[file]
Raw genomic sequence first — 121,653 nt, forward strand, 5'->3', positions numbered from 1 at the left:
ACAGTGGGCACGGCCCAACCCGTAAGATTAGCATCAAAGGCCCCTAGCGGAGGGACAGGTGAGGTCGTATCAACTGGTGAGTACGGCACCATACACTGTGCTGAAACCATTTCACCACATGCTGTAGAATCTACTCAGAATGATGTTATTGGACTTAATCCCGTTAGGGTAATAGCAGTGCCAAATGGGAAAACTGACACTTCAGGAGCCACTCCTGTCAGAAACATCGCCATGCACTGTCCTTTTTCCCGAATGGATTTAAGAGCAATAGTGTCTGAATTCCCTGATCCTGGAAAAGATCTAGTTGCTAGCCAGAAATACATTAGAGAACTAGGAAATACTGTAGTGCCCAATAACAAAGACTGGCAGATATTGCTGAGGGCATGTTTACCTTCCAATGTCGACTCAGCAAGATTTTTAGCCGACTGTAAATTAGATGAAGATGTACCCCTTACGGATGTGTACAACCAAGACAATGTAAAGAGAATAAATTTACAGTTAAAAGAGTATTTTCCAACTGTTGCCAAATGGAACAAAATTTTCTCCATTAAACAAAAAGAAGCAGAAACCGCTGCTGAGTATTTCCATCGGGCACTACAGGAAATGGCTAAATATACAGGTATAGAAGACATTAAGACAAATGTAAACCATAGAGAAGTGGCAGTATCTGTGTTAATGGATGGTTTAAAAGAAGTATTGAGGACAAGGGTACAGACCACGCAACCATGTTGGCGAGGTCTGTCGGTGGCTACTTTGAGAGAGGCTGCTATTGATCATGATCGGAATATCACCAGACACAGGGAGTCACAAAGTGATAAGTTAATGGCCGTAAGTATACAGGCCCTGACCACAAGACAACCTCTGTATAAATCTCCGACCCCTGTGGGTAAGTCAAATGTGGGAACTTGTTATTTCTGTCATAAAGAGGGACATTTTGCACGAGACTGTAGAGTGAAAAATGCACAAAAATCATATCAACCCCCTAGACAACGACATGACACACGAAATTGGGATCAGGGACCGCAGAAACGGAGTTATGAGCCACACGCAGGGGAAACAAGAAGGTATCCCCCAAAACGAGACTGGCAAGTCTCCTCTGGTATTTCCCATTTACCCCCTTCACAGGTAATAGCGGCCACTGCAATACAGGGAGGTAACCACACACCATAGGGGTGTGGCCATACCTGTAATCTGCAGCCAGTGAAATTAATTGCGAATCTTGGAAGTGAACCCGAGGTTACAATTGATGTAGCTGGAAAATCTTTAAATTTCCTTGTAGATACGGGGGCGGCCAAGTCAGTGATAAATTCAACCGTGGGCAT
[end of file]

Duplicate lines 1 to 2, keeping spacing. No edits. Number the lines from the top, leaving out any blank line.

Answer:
Raw genomic sequence first — 121,653 nt, forward strand, 5'->3', positions numbered from 1 at the left:
ACAGTGGGCACGGCCCAACCCGTAAGATTAGCATCAAAGGCCCCTAGCGGAGGGACAGGTGAGGTCGTATCAACTGGTGAGTACGGCACCATACACTGTGCTGAAACCATTTCACCACATGCTGTAGAATCTACTCAGAATGATGTTATTGGACTTAATCCCGTTAGGGTAATAGCAGTGCCAAATGGGAAAACTGACACTTCAGGAGCCACTCCTGTCAGAAACATCGCCATGCACTGTCCTTTTTCCCGAATGGATTTAAGAGCAATAGTGTCTGAATTCCCTGATCCTGGAAAAGATCTAGTTGCTAGCCAGAAATACATTAGAGAACTAGGAAATACTGTAGTGCCCAATAACAAAGACTGGCAGATATTGCTGAGGGCATGTTTACCTTCCAATGTCGACTCAGCAAGATTTTTAGCCGACTGTAAATTAGATGAAGATGTACCCCTTACGGATGTGTACAACCAAGACAATGTAAAGAGAATAAATTTACAGTTAAAAGAGTATTTTCCAACTGTTGCCAAATGGAACAAAATTTTCTCCATTAAACAAAAAGAAGCAGAAACCGCTGCTGAGTATTTCCATCGGGCACTACAGGAAATGGCTAAATATACAGGTATAGAAGACATTAAGACAAATGTAAACCATAGAGAAGTGGCAGTATCTGTGTTAATGGATGGTTTAAAAGAAGTATTGAGGACAAGGGTACAGACCACGCAACCATGTTGGCGAGGTCTGTCGGTGGCTACTTTGAGAGAGGCTGCTATTGATCATGATCGGAATATCACCAGACACAGGGAGTCACAAAGTGATAAGTTAATGGCCGTAAGTATACAGGCCCTGACCACAAGACAACCTCTGTATAAATCTCCGACCCCTGTGGGTAAGTCAAATGTGGGAACTTGTTATTTCTGTCATAAAGAGGGACATTTTGCACGAGACTGTAGAGTGAAAAATGCACAAAAATCATATCAACCCCCTAGACAACGACATGACACACGAAATTGGGATCAGGGACCGCAGAAACGGAGTTATGAGCCACACGCAGGGGAAACAAGAAGGTATCCCCCAAAACGAGACTGGCAAGTCTCCTCTGGTATTTCCCATTTACCCCCTTCACAGGTAATAGCGGCCACTGCAATACAGGGAGGTAACCACACACCATAGGGGTGTGGCCATACCTGTAATCTGCAGCCAGTGAAATTAATTGCGAATCTTGGAAGTGAACCCGAGGTTACAATTGATGTAGCTGGAAAATCTTTAAATTTCCTTGTAGATACGGGGGCGGCCAAGTCAGTGATAAATTCAACCGTGGGCAT